Scientists are always looking for new potential sources of energy to power our lives in the future. Things like solar and wind technologies have the potential to provide energy on a large scale, while things like piezoelectric generators will likely only be good for limited applications, but despite the scale, all are necessary to move us into a clean energy future.
Researchers at Columbia University are working on an energy source that may alway be destined for the small scale, but it could prove to be incredibly reliable: water vapor. Water vapor? Yep.
The process by which water evaporates and turns into water vapor is actually a form of solar energy and it can be harnessed and used to power small machines. The team is using bacteria spores that are by nature great at absorbing water. When they absorb water, they swell and when they lose water, they contract, and they can do this repeatedly without breaking down. This movement, like that of a small muscle is what is being used by the team to power small engines.
The researchers glued billions of these spores on a plastic tape-like surface and then attached several pieces of the tape together. The result was a measurable difference between the when the bacteria were swollen with water and when they were shrunken from water loss. They then began building small machines harnessing this movement.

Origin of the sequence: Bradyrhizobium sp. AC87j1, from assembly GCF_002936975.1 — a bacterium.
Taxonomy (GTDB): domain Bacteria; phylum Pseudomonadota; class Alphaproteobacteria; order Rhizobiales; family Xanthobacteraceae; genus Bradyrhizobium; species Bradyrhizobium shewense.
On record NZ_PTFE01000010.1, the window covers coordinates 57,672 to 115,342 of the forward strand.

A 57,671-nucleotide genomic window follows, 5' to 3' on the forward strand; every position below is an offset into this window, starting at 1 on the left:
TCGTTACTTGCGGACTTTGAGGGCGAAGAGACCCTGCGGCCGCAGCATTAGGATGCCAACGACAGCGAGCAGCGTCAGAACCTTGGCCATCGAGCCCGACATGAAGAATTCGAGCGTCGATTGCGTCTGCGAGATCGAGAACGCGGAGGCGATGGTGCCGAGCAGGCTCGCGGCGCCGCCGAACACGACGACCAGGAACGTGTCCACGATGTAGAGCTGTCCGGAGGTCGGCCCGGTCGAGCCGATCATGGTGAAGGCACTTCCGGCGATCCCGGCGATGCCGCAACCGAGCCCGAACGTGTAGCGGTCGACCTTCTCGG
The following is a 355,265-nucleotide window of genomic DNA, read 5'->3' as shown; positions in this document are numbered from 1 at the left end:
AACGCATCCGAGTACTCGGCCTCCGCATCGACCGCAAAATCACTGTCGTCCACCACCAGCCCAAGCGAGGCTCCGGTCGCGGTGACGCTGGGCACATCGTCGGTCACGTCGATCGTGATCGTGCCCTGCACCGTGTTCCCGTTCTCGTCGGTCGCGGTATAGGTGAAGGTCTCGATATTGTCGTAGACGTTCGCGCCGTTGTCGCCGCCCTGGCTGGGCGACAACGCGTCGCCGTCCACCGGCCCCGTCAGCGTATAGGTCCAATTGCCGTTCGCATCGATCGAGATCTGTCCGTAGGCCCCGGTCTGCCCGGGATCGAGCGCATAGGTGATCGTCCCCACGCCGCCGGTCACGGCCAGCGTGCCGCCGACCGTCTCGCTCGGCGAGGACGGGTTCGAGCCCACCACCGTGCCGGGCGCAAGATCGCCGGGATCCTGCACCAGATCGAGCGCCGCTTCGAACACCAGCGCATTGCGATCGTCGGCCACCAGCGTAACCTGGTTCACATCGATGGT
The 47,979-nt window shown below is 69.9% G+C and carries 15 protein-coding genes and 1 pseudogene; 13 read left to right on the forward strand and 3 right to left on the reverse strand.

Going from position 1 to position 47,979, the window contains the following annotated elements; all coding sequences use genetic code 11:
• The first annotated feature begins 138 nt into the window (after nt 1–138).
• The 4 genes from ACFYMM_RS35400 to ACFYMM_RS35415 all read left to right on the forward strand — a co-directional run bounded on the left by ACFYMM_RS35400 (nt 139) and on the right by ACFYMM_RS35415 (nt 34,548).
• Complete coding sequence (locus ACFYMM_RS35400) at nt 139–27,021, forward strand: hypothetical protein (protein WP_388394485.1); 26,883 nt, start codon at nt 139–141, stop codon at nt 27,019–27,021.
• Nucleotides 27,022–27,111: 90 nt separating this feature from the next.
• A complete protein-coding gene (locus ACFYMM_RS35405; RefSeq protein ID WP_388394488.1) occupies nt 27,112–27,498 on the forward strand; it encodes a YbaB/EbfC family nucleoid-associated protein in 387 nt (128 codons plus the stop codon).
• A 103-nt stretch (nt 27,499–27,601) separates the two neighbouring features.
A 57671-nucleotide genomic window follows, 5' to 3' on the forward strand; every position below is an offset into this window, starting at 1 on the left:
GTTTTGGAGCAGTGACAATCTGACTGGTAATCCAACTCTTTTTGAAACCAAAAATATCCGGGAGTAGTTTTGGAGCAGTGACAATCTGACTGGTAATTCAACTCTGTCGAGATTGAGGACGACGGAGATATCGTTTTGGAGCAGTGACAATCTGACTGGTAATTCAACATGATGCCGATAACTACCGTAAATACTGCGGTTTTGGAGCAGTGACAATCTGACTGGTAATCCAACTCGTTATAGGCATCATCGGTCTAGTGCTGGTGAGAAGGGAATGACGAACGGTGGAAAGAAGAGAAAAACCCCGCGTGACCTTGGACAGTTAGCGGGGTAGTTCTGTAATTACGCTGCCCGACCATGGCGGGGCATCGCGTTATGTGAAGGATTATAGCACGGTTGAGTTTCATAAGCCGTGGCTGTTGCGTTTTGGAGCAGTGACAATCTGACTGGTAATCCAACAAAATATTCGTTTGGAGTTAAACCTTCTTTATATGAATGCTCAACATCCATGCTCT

One machine is a set of shutters that lift as the "muscles" extend when wet and then close when the water evaporates. Another is a rotary engine that spins because only one side is exposed to the moist air that fuels the spores' work. That engine is being used to drive a wheel in a toy car like device. You can see these in the video below.
“I do not believe that this kind of system will revolutionize transport or other high-power applications, but it may provide the small power needed in remote places to operate communication devices,” Peter Fratzl, a biomaterial researcher at the Max Planck Institute of Colloids and Interfaces, said to Quartz.
This idea is still at the beginning stages and will never have the efficiency of solar cells, but because it is so low-cost, it could still be a very valuable source of energy. Covering in-land bodies of water like reservoirs with water evaporation-powered machines could have two advantages: one would be the power generated and the other would be that covering the body of water slows its evaporation.
One of the major issues that the researchers still have to deal with is that the spores will have to be genetically modified to not germinate into bacteria. If they do, the machines would no longer work.